Jordan Meyers reports:
"Processing the average overpayment refund isn't usually difficult or confusing. You may benefit, however, from taking care with checking the overpayment amount, documenting the refund and notifying the client or customer of the specific reason for the refund. You can typically send these refunds through the regular postal mail in check or money order form, although you can refund most credit card payments using your merchant account...Double-check your records before you take action after an overpayment. You may find an underpayment in your records that a client sent the overpayment to correct...Document the overpayment in your records...Type a letter to the person who made the payment, explaining that he paid in excess of the amount due. Note your intent to send a refund and provide information about when and how the person can expect the refund...Debit the same account that you applied your customer's or client's payment to when you send the refund...Record the payment you made as a refund in your written or bookkeeping ledger. The balance of the customer's or client's payment should now show paid in full rather than a credit amount...Make note of how you sent the refund, such as by mail or via a credit card refund...Consider asking your client or customer if she would accept a credit in lieu of a refund. If she agrees, you can save postage and a trip to the post office. Create and publicize your policy for handling overpayment refunds...Create a schedule for sending refunds if you frequently receive [overpayments]. This way, you can avoid taking time away from other matters to deal with them on a daily basis."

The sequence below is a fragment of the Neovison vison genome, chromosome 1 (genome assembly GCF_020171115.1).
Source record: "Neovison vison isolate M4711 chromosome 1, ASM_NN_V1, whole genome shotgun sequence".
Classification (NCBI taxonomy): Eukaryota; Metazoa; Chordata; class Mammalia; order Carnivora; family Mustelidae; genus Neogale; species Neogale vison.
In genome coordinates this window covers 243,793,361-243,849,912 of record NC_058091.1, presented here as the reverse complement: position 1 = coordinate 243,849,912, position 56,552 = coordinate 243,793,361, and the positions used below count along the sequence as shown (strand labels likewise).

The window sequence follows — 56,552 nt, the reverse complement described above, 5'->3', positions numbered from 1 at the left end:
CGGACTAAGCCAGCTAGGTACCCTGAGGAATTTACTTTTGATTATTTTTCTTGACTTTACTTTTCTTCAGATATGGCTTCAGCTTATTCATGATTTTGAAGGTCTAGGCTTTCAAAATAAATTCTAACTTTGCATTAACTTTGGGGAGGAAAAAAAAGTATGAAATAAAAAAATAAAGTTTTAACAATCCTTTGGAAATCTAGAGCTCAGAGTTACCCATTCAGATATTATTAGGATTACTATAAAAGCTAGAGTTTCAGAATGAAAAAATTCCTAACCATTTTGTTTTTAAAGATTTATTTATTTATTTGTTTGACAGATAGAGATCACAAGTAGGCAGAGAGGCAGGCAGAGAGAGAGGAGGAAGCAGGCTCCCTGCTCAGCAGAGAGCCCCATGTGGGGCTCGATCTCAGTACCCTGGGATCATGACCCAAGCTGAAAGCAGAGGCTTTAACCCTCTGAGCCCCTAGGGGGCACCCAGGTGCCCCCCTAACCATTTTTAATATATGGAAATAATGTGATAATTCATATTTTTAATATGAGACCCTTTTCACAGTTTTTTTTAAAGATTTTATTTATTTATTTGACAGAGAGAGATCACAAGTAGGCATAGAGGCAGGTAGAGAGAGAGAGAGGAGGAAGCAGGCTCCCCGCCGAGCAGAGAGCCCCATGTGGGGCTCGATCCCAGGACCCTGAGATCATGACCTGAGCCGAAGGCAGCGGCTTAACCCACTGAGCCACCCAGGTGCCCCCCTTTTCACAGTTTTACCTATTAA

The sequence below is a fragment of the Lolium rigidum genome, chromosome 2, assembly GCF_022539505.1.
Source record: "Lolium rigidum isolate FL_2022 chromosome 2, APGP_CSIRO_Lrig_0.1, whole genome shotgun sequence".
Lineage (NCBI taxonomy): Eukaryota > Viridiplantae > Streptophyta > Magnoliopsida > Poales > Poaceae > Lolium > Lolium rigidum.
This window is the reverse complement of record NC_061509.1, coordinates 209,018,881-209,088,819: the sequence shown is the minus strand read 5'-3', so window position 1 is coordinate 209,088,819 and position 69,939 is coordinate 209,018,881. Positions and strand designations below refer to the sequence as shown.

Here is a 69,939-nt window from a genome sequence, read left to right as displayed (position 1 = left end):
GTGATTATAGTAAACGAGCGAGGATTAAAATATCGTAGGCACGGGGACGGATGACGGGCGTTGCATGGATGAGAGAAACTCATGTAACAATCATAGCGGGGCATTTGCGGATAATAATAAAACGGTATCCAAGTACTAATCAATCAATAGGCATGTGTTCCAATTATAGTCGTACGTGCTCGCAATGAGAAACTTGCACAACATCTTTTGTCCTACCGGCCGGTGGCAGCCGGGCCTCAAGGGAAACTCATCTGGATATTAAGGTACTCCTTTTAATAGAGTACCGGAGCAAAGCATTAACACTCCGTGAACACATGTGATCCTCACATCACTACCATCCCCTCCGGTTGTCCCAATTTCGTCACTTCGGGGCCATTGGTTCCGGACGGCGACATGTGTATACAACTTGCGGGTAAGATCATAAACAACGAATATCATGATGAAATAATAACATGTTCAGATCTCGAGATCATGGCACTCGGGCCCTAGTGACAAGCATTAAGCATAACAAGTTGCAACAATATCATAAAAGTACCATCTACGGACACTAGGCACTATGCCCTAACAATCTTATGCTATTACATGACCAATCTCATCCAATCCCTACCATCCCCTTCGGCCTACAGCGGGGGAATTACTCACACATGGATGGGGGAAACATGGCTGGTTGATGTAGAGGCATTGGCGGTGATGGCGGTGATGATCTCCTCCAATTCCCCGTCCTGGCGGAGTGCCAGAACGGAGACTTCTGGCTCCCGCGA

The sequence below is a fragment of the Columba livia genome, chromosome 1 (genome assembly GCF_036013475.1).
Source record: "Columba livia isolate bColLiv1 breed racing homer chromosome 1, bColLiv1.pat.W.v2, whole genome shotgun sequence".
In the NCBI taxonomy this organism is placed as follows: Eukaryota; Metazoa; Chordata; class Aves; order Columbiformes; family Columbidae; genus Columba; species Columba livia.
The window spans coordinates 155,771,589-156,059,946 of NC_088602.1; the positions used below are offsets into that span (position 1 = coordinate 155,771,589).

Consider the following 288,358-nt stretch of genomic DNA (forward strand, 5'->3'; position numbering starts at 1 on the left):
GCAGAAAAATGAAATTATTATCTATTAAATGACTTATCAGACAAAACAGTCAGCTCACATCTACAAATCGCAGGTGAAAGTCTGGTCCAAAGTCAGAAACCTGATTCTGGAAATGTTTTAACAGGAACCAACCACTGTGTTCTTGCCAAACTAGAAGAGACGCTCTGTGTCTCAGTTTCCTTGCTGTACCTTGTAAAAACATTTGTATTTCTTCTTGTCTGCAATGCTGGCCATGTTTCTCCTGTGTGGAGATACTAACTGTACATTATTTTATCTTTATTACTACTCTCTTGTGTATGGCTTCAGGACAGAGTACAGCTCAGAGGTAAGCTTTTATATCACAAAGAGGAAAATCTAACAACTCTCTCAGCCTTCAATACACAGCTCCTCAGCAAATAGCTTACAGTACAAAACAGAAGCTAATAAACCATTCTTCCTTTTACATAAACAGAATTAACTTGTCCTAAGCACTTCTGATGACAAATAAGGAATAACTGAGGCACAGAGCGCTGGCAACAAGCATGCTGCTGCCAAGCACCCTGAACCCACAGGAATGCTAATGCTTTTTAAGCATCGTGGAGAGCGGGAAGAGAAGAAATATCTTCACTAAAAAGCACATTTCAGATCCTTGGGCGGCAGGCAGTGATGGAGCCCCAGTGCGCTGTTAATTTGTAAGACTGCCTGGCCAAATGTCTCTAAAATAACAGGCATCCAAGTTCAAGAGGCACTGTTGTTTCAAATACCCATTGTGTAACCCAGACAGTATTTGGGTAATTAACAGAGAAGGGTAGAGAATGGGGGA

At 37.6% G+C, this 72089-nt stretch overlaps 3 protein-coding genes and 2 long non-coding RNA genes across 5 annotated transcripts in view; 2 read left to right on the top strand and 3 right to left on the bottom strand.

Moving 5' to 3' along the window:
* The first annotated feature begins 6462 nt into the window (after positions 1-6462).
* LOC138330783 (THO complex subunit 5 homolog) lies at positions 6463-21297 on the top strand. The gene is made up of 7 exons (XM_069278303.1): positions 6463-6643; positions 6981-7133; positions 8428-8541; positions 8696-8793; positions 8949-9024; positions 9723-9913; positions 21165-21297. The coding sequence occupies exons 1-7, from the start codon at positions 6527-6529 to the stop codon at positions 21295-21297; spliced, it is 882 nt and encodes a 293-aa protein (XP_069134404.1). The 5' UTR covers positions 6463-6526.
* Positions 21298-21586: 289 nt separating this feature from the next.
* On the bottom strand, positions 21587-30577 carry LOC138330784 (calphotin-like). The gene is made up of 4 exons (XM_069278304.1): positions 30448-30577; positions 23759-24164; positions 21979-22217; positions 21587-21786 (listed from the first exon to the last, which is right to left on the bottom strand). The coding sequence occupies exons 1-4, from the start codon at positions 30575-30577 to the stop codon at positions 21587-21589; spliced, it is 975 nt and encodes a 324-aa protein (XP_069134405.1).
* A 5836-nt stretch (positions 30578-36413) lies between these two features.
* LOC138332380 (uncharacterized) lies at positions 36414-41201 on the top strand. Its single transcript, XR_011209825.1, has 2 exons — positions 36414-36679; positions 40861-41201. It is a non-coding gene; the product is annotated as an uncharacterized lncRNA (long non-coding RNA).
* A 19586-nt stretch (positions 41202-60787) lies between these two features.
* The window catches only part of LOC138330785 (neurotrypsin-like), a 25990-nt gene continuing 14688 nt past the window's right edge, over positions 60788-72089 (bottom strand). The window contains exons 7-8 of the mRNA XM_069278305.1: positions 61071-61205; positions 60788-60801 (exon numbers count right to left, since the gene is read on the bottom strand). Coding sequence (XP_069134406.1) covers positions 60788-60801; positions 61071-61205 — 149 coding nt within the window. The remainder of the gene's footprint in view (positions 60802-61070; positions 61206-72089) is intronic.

Writing and editing can be pretty rigorous processes if you want to do them well, but that's what this page is here for. Check out the latest tips here.